For me fieldwork has been a big part of my personal and professional life, which means that I had expend a huge part of my professional life in the field, mostly working with monkeys but also volunteering in projects with other animals such as koalas and whales. Each experience had taught me different things about what to bring or not to the field. Also, it had taught me about my own skills and what my body is really able to do or not and how much I can push my own health.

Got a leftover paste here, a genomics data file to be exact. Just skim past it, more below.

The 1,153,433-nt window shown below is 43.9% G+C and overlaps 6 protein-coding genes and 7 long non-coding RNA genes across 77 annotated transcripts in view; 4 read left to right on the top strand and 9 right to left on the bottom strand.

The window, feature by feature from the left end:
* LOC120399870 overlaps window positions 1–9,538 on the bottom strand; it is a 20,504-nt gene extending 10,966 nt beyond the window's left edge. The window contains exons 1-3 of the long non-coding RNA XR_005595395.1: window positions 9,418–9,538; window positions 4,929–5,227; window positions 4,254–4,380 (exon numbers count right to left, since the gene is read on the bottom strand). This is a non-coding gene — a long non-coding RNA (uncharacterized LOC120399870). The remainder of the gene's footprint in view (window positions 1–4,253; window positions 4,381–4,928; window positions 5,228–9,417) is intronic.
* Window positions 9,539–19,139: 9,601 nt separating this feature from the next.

As I mention in other post I have asthma, which means that there is certain thing that my body just cannot do because I can breathe properly. However, that doesn’t mean I cannot prepare myself to enjoy and do the best with my own capabilities and to choose the place where I can give the best of me to do a great job. From my early experiences during my biology studies, I noticed that cold places (mainly mountain areas in my country) I learned that cold weather was a challenge for my body and although there are interesting topics to study on those parts my body cannot function properly at high altitudes and cold weather. So, the first thing to know when you do fieldwork is to recognize your own limitations and learn to accept them.